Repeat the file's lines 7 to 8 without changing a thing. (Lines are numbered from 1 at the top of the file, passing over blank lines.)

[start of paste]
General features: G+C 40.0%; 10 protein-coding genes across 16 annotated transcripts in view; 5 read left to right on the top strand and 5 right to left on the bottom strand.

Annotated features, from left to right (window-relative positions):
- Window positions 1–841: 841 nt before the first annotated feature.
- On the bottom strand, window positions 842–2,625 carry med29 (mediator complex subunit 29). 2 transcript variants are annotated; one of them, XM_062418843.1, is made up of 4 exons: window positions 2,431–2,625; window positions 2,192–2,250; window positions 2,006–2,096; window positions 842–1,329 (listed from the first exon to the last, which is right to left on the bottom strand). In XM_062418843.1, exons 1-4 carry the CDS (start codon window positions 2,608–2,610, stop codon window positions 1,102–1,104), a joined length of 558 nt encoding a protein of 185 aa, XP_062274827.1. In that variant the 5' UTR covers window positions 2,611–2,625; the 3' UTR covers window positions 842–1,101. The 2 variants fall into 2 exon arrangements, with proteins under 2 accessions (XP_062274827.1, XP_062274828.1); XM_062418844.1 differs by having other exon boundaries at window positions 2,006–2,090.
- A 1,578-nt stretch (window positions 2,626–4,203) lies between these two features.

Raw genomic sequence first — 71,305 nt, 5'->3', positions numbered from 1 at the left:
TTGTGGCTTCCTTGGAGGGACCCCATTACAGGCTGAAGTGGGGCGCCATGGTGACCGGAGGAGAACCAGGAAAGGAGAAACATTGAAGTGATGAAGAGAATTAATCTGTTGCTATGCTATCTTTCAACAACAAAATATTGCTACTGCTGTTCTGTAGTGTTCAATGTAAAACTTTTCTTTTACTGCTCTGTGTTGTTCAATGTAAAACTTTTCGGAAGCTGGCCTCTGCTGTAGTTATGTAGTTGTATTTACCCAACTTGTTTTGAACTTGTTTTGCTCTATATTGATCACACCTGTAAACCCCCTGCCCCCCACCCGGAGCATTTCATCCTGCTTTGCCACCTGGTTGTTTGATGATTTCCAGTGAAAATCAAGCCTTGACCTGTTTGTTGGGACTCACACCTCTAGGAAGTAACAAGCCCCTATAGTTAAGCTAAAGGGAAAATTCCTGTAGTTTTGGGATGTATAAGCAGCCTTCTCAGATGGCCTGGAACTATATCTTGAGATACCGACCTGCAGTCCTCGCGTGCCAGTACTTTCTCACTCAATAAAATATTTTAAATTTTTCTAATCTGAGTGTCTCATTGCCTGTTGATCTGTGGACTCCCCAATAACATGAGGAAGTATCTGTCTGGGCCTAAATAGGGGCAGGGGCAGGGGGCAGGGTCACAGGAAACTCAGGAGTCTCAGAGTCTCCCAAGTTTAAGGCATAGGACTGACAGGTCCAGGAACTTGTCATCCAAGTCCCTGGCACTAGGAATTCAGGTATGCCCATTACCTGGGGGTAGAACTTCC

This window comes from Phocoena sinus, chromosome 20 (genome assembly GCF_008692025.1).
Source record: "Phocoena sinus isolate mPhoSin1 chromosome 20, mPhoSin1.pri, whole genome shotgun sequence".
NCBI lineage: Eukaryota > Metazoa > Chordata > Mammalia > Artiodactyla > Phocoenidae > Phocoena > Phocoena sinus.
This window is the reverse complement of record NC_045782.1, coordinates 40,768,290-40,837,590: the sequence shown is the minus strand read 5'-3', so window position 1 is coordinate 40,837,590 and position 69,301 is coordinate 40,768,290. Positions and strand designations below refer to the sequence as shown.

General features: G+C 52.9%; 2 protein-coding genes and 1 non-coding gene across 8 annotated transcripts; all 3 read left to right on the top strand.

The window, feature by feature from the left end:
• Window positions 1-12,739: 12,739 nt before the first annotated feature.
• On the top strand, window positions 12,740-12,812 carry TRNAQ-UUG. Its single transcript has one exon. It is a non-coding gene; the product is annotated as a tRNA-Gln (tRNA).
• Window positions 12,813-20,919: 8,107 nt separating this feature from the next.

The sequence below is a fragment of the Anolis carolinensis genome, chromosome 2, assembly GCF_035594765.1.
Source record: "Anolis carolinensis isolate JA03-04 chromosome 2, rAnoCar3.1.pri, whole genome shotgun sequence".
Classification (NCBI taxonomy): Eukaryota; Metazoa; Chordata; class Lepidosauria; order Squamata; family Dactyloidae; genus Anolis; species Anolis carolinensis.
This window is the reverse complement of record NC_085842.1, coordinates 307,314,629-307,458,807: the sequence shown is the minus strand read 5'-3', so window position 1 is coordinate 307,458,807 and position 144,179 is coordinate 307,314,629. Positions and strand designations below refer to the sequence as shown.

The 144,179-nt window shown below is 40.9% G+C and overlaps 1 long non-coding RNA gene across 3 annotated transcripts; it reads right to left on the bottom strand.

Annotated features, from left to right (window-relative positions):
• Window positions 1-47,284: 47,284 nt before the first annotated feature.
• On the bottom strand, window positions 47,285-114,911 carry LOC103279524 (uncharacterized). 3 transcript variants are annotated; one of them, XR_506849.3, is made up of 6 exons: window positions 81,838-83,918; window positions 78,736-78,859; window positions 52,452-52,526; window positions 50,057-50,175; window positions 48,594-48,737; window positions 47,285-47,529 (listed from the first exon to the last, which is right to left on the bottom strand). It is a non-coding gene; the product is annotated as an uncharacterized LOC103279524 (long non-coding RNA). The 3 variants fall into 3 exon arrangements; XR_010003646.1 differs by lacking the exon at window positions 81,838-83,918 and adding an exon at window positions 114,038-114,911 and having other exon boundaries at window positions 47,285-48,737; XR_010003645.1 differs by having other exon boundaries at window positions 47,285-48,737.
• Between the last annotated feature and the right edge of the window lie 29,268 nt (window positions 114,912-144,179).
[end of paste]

TTGTGGCTTCCTTGGAGGGACCCCATTACAGGCTGAAGTGGGGCGCCATGGTGACCGGAGGAGAACCAGGAAAGGAGAAACATTGAAGTGATGAAGAGAATTAATCTGTTGCTATGCTATCTTTCAACAACAAAATATTGCTACTGCTGTTCTGTAGTGTTCAATGTAAAACTTTTCTTTTACTGCTCTGTGTTGTTCAATGTAAAACTTTTCGGAAGCTGGCCTCTGCTGTAGTTATGTAGTTGTATTTACCCAACTTGTTTTGAACTTGTTTTGCTCTATATTGATCACACCTGTAAACCCCCTGCCCCCCACCCGGAGCATTTCATCCTGCTTTGCCACCTGGTTGTTTGATGATTTCCAGTGAAAATCAAGCCTTGACCTGTTTGTTGGGACTCACACCTCTAGGAAGTAACAAGCCCCTATAGTTAAGCTAAAGGGAAAATTCCTGTAGTTTTGGGATGTATAAGCAGCCTTCTCAGATGGCCTGGAACTATATCTTGAGATACCGACCTGCAGTCCTCGCGTGCCAGTACTTTCTCACTCAATAAAATATTTTAAATTTTTCTAATCTGAGTGTCTCATTGCCTGTTGATCTGTGGACTCCCCAATAACATGAGGAAGTATCTGTCTGGGCCTAAATAGGGGCAGGGGCAGGGGGCAGGGTCACAGGAAACTCAGGAGTCTCAGAGTCTCCCAAGTTTAAGGCATAGGACTGACAGGTCCAGGAACTTGTCATCCAAGTCCCTGGCACTAGGAATTCAGGTATGCCCATTACCTGGGGGTAGAACTTCC

This window comes from Phocoena sinus, chromosome 20 (genome assembly GCF_008692025.1).